1. Home » News » Mountain » Business as usual for Vouilloz, Chausson

Business as usual for Vouilloz, Chausson

By Kip Mikler , VeloNews Editor

It's mine: Nico took back the stripes.

It’s mine: Nico took back the stripes.

Photo: Jason Sumner

All is back to normal in the world of downhill racing, with the rainbow jerseys draped safely over the shoulders of their rightful owners. Those owners, of course, are French. On a picturesque autumn day in Colorado’s Vail Valley, Anne-Caroline Chausson and Nicolas Vouilloz won the elite world downhill championships during the second day of competition on Saturday.

Between them, the two French downhillers now have 18 world downhill championships.

For Vouilloz, whose time of 3:35.20 on the 1.43-mile course was more than two seconds faster than his nearest competitor, it was a bit of redemption. The man who earned the title “the Alien” by winning eight consecutive titles in the 1990s, lost that jersey last summer when American Myles Rockwell pulled off one of the most stunning upsets in the history of the sport when he won the title in Spain.

She's No. 1: Chausson was nervous but she delivered again.

She’s No. 1: Chausson was nervous but she delivered again.

Photo: Jason Sumner

That slip-up, which was actually due to the punctured tire of a manufacturer Vouilloz has since dumped, was followed by an uncharacteristic 2001 season in which Vouilloz won just one World Cup race and finished second in the overall standings.

But after a ripping run on a physically demanding course that dropped 1450 feet through the woods and open alpine slopes of Vail Mountain, Vouilloz was over it.

“The World Cup is good, but when you win the world championships, you get the jersey with the stripes on it,” he said.

To get those stripes, Vouilloz had to beat the top qualifier and the man who, despite coming off an injury, seemed to have the momentum. Great Britain’s Steve Peat, the fastest elite man to have never won a world title, is widely considered Vouilloz’s top rival. Peat won two World Cups early in the season and shoved the Frenchman out of his way to take the UCI No. 1 ranking. When healthy, Peat basically owned Vouilloz.

But the big Brit was off his game on Saturday. “I just couldn’t find my lines,” he said. “It was just one of those days where I couldn’t find my rhythm.”

To the large gathering of spectators who hiked up the mountain and squeezed between the fall foliage of the aspen trees to watch mountain biking’s daredevils put it all on the line, the biggest challenges seemed to be the sick steeps, the wheel-breaking rocks and the massive rock drops.

The names of the technical sections – names like Jailhouse Rock, Dew Drop Inn, Bud Light Bailout and Lincoln Log Jump – are too cute to be considered accurate descriptions.

Still, Vouilloz – known as the world’s smoothest on the really rough stuff – said things like that were nothing. What got him was the lung-busting pedaling followed by the violent jarring in the woods.

“It was really hard to stay on the bike,” he said.

Peat agreed. “I sat down after the road section to try and catch my breath but really I should have just gone for it,” he said.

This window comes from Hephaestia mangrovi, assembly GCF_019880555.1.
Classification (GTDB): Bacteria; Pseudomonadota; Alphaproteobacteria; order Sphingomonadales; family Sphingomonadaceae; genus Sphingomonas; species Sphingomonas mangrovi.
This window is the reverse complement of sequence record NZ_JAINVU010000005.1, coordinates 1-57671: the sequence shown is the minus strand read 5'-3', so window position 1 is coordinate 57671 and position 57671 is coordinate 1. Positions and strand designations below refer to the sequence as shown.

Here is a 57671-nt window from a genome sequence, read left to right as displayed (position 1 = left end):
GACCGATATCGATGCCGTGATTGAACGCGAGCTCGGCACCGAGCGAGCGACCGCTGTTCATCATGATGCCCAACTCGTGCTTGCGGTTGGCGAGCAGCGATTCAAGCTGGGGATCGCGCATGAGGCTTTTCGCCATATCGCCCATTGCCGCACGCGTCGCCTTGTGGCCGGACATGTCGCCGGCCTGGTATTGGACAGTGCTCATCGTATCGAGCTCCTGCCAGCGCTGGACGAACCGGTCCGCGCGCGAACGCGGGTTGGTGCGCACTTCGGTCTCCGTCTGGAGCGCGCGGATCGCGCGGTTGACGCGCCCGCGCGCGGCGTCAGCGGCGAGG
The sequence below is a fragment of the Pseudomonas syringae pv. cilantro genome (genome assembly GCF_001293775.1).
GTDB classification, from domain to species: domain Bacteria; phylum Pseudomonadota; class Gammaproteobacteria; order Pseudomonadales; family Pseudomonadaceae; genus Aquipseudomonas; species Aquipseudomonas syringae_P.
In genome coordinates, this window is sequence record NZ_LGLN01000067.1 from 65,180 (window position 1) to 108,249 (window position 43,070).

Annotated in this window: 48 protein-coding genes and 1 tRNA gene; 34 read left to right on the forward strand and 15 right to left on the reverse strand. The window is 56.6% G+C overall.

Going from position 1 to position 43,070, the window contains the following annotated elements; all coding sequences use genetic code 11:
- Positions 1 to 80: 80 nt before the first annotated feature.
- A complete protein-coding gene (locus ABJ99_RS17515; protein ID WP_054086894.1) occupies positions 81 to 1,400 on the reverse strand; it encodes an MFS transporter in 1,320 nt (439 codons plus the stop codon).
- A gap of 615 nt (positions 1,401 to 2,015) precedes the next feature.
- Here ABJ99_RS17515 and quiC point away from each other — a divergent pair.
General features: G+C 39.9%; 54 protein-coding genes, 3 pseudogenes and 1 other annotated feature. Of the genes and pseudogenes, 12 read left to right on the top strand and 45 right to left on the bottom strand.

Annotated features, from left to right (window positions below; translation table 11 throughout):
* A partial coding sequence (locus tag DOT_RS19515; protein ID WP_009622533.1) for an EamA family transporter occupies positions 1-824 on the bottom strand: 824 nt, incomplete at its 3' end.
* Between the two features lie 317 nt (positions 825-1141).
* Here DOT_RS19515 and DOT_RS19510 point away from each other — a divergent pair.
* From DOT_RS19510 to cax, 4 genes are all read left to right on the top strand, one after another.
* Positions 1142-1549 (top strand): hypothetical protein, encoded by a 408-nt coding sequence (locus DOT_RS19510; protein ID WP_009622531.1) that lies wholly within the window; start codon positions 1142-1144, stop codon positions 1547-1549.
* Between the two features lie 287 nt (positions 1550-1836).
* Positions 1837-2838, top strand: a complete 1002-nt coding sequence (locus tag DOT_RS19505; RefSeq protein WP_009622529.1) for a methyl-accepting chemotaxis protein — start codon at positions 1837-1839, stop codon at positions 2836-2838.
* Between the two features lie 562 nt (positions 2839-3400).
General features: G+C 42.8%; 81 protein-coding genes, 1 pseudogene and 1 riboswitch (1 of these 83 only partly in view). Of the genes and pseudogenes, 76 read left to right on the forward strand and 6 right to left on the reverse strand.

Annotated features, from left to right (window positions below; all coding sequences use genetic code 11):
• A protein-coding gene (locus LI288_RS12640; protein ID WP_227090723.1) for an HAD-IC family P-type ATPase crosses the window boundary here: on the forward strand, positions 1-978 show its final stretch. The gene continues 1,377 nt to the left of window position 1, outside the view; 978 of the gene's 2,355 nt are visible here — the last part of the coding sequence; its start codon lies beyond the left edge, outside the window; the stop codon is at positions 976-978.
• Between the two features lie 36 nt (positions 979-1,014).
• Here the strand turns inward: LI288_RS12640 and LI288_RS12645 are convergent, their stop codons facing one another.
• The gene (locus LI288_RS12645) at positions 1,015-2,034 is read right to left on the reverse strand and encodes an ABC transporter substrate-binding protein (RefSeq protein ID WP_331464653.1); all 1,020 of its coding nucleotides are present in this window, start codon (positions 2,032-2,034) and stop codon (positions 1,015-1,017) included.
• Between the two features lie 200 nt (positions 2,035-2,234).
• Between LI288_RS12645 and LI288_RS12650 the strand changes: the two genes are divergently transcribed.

Perhaps. Despite feeling unfocused, Peat finished just 2.35 seconds off of Vouilloz’s winning run, in which he averaged just under 24 mph.

Finishing third among the men was one of downhill racing’s biggest stories in 2001, South African Greg Minnaar. Minnaar, dubbed the “Fresh Prince of Big Air,” lived up to his nickname by pulling the day’s most heart-stopping move when he doubled the huge natural drop-off known as Bailey’s Bailout.

Minnaar survived that decision and actually gained a sliver of time that put him in contention to beat Vouilloz’s time as he approached the finish. Then, after throttling down the near vertical, off-camber run to the finish line, the 19-year-old slipped a pedal less than 20 feet before the finish line, came off the back of his bike, then stacked it hard into the barriers, drawing a huge gasp from the finish line crowd. The Global Racing pro lay motionless for a few minutes before finally getting to his feet with some assistance from medical personnel. Minnaar was battered and bloody, but before going for a thorough medical exam, he was taken to the podium to collect his bronze medal, the first for a rider from the continent of Africa.

A dramatic crash also played a part in the women’s race. American Missy Giove, who took a heavy blow to the head after a qualifying crash on the Jailhouse Rock section and had to get clearance from U.S. team medical personnel just to start Saturday, took another tumble in the finals.

Because of that qualifying crash, Giove started early in the finals and was on schedule for a time better than Chausson’s qualifying time when she lost it in the steep finishing chute.

Giove came off her line and cartwheeled down the rocky ski slope. In a scary moment, the former world champion stood up, then crumpled to the ground. Initial reports from U.S. team personnel indicated Giove was fine, but she was taken to an area hospital to make sure after complaining of “sharp pains” in her head.

Chausson had no such trouble. Continuing a dynasty of New York Yankees proportions, she won her ninth consecutive downhill world title. The competition among the 29 women representing 15 nations was exciting and close until Chausson stepped up.